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Ossip Bernstein vs Johannes Metger
Ostend-B (1907), Ostend BEL, rd 21, Jun-13
English Opening: King's English. Two Knights' Variation Reversed Dragon (A22)  ·  1-0



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Sep-12-08  Chesstalesfan: <Manic>: <Oliveira> After 21...h6 white's attack is busted.

..not sure because after 21...h6 22.Qf7 and if 22...Rf8 23.Qh5 fxg5 24.Nxe5

Sep-12-08  Woody Wood Pusher: I just checked it with a computer (Master Chess 32-bit 20 MHz)

21. Rxd7, Bf6 22.Qd5, h6 23. Rc1, Re8 (+3.5)

21. Nxe5?, Bd6! 22. Rxd7,Bxe5 23. Qd5, Bf6 24. d4 (+1.0)

My idea of 21 Nxe5, Qf5 22. Nxd7,Bd6 23. Rc1, Bxc7 24. Rxc7, Qxb5 prevents white using the back-rank theme in the puzzle, but does not save his position (+3.5)

Can somebody analyze 21. Rxd7 and 21. Nxe5 more throughly with a more powerful computer?

Sep-12-08  Woody Wood Pusher: <After 21...h6 white's attack is busted.>

No it isn't, 22. Rxe7, and white is up a whole rook! (+7.6 eval)

Sep-12-08  Chesstalesfan: to <VooDoo> , <manic>has considered the move of <oliveira> 20.Rxe7
Sep-12-08  realbrob: 21.Rxd7 was best, but a nice 19th century line is 21.Nxe5 Rxe7? 22.Nf7+ Kg8 23.Nh6+ Kh8 24.Qg8+ Rxg8 25.Nf7#. Your opponent must be weak of course ;)
Sep-12-08  Roemer: Can anyone tell me how those computer evaluation numbers like +2.3 work?
Sep-12-08  realbrob: A positive (+) evaluation means advantage for White, while a negative one (-) advantage for Black. If the evaluation is under 1 (so less than +1,00 for White or more than -1,00 for Black) it usually means that the advantage is not decisive, and it can be described with the signs and . More than +1,00 or less than -1,00 it means (usually) decisive advantage, so or .

Anyway, evaluations aren't always accurate, especially with small numbers. For example, if the engine evaluates a move +0,10 for White and the second best move +0,08, probably they're equally good and there's virtually no advantage for White.

Sep-12-08  belgradegambit: Easy for a Friday because the theme is obvious.
Sep-12-08  johnlspouge: Friday (Difficult): O Bernstein vs Metger, 1907 (20.?)

White to play and win.

Material: N+P for B. The Black Kh8 is stalemated. White has Rc7 on the 7-th rank, attacked by Rd7, which is in turn supported by Qh3. The White Qa2 controls the a2-g8 diagonal and is in position for mate by Philidor's Legacy, and both Ne4 and Nf3 can reach g5, the usual square on which a N starts in Philidor's Legacy. All White pieces are active, with the exception of Rf1 and possibly Nf3. By contrast, the Black Na5 is out of play, Qh3 is isolated, and Ra8 only defends the back rank.

Candidates (20.): Nfg5, Neg5, Rfc1, Nd6

20.Neg5 (threatening 21.Nxh3 and Philidor's Legacy:

21.Nf7+ Kg8 22.Nh6+ Kh8 [Kf8 23.Qf7#] 23.Qg8+ Rxg8 24.Nf7#)

Black cannot decline the sacrifice, because of conflicting constraints on a feasible move: Qh3 must flee, while maintaining contact with Rd7 and the square f7 critical to Philidor's Legacy. Black must therefore accept the sacrifice of Ng5:

20…fxg5 21.Nxe5, threatening 22.Nxd7 and Philidor's Legacy again

To escape mate, Black must permit 22.Nxd7, so White has won the exchange and a P.

With 21.Rxd7, Bernstein neatly upgraded Rd7 with a more expensive defender Qh3, with the combination proceeding the same way. Omission of the upgrade is probably my most common error on the tactics server at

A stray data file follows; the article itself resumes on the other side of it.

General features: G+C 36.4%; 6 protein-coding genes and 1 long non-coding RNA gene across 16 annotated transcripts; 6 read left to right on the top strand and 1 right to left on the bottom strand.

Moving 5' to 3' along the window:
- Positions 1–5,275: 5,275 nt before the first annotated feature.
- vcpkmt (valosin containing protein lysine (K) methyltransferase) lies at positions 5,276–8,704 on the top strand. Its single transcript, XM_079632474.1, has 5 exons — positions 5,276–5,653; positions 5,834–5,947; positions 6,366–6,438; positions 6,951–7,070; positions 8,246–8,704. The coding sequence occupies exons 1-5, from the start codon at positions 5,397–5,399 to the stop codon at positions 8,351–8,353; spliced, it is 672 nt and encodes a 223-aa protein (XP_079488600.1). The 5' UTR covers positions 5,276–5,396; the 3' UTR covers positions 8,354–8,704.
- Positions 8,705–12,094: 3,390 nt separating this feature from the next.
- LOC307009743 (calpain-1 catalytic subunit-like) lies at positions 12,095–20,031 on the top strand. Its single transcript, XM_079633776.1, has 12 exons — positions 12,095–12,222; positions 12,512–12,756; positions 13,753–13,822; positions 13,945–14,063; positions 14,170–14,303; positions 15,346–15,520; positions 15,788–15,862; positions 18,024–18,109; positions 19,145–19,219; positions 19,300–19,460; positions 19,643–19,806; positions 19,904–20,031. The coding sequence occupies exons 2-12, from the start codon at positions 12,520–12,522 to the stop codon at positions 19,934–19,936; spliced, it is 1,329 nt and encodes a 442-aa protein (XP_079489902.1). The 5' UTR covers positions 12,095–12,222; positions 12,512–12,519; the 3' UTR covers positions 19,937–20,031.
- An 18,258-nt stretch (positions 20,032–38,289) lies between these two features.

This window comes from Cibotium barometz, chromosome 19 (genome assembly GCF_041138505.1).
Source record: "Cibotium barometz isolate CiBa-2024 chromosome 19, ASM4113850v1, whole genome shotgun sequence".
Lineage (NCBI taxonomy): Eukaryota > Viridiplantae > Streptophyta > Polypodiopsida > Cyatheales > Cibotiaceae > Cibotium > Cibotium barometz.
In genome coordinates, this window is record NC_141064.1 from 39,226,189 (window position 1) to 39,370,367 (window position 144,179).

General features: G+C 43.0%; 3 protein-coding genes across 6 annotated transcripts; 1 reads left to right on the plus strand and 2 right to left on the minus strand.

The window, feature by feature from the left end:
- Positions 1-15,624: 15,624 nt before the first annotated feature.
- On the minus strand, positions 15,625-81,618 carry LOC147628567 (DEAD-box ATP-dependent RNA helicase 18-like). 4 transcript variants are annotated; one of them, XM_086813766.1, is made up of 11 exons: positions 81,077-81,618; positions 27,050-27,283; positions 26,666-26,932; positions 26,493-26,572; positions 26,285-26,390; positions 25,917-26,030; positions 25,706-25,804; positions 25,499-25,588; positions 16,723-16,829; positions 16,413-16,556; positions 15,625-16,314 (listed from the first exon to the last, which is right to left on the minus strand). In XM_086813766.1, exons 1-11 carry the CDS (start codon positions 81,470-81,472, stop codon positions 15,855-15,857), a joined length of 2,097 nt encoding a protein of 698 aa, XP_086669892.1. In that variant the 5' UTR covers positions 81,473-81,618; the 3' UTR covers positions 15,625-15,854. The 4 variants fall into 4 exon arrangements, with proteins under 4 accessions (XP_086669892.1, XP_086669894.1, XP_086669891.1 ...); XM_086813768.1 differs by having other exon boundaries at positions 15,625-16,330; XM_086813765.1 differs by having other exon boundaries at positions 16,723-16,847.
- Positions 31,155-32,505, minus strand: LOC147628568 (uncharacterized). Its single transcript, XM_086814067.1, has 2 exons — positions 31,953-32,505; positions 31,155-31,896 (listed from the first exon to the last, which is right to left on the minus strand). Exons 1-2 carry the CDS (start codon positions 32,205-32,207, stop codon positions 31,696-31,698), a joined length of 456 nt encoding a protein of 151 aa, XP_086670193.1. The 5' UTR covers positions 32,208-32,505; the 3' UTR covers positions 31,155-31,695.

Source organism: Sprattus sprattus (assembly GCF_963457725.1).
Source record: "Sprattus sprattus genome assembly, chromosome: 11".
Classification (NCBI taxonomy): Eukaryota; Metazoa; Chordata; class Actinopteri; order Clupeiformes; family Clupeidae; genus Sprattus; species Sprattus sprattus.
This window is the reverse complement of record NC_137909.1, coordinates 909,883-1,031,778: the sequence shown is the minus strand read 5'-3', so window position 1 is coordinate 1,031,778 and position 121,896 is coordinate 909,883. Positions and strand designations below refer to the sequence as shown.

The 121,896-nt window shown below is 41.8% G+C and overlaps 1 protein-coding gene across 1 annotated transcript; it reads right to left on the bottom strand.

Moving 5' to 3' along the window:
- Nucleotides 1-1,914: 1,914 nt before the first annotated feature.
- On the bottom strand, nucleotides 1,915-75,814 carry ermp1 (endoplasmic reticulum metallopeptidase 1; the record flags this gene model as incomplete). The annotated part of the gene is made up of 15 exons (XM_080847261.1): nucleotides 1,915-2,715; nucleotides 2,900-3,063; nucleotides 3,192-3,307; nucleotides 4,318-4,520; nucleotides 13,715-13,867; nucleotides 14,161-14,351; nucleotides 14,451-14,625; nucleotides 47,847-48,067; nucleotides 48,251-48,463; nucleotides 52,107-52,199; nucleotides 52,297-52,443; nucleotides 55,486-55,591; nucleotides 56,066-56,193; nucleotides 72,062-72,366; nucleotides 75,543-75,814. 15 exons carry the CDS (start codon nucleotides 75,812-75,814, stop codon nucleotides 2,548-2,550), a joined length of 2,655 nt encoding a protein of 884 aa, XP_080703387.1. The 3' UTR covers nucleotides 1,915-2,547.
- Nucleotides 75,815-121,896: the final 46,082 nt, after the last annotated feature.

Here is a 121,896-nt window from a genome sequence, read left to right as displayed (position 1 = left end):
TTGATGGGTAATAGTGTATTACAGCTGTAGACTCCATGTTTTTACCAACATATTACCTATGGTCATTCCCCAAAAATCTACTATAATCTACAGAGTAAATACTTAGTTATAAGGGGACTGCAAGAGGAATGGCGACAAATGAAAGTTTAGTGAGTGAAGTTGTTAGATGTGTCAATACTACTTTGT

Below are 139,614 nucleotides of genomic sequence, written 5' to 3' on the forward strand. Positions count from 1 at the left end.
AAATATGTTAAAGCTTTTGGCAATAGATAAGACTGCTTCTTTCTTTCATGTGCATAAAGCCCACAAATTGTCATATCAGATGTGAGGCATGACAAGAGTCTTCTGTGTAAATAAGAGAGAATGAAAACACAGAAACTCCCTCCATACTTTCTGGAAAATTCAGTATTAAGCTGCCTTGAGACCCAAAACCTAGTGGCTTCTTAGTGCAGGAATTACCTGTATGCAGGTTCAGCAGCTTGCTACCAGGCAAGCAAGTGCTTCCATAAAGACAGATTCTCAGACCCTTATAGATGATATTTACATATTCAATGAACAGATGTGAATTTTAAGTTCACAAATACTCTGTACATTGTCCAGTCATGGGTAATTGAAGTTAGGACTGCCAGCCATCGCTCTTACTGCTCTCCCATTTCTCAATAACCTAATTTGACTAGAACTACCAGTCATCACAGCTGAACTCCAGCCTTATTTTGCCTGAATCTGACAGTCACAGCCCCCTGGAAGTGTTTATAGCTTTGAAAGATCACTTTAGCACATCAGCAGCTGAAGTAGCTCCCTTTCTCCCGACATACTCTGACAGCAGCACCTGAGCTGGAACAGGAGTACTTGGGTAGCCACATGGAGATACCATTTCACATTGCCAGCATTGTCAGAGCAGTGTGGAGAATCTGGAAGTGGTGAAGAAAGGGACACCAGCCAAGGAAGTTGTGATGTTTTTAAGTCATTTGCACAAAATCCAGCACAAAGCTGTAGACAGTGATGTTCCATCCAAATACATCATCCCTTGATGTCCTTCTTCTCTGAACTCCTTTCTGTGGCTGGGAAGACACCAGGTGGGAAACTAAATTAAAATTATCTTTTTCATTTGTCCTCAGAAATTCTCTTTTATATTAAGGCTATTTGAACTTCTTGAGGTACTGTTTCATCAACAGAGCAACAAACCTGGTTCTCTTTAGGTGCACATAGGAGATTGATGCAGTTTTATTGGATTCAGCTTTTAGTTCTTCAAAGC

Sep-12-08  johnlspouge: Toga II 1.3.1 gave the following Mom-and-Pop analysis with <last move entered> in emphasis. (Humans can improve on the full computer variation near the end.)

The game line is evaluated at

[ply 15/39 time 00:16 value +4.67]

20.Neg5 fxg5 21.<Rxd7> Bf6 22.Qf7 Qf5 23.Nd2 g4 24.Ne4 Qg6 25.Qxg6 hxg6 26.Rc1 Nb3 27.Rcc7 Nd4 28.Nc3 b6 29.Rxa7 Rc8

The positional 20.Rfc1 should win:

[ply 15/46 time 00:36 value +1.84]

20.<Rfc1> Rf8 21.Rc8 Bd8 22.Nh4 Re8 23.a4 Qg4 24.Kg2 b6 25.Nf3 Qg6 26.Qb2 f5 27.Nxe5 Rxe5 28.Qxe5 fxe4 29.Qxe4

Without the upgrade, the combination is worth less than the positional 20.Rfc1:

[ply 15/43 time 00:14 value +1.70]

20.Neg5 fxg5 21.<Nxe5> Bd6 22.Rxd7 Bxe5 23.Qd5 Bf6 24.Rc1 Re8 25.Qf7 Ra8 26.Rcc7 Qg4 27.Rd6 Qf5 28.Kg2 Qe5 29.Qe6 Rf8

Sep-12-08  Chesstalesfan: <johnlspouge> what about the 20.Rxd7?
Premium Chessgames Member
  moronovich: <Roemer> 2.3 means something like and advantadge of 2.3 pawns = winning or at least close to.(providing best play).So e.g. an advantadge of 0.75 could be read as : white has a good position but black has good drawingchances.
Sep-12-08  JG27Pyth: <A positive (+) evaluation means advantage for White, while a negative one (-) advantage for Black. If the evaluation is under 1 (so less than +1,00 for White or more than -1,00 for Black) it usually means that the advantage is not decisive [...] More than +1,00 or less than -1,00 it means (usually) decisive advantage or >

No. The valuation is not correct, at least not in any of the engines I'm familar with or have heard mentioned on this site (Fritz, Chessmaster, Toga 2, Crafty, Hiarcs, Rybkka) The numbers are in what I believe are termed "centipawns" in which a value of +1.00 is equal to an advantage of 1 pawn. 0.50 half a pawn. etc. So, a +1 evaluation is like White being up a pawn -- a significant but by no means decisive advantage. A decisive advantage is a judgement call, somewhere between 3.0 and 5.0... somewhere between being up a minor piece and a rook -- although I suppose in the accurate world of high level chess 2.0 (two pawns) is a very big lead.

Sep-12-08  JG27Pyth: Ok, copy-editor style correction to my earlier post: Yes, the valuations are given in centipawns -- which (rather obviously) means hundredths of a pawn -- so I should have written each number out to the 1/100th. Though it seems commonsense, it's not good editorial practice to shorten +1.00 to "+1" -- it's clearer and more consistent to say: +1.00 -- this keeps us in "centipawns."

Glad I cleared that up for myself.

Sep-12-08  jovack: black resorts to h6 to escape smothered? just take the loose queen and you win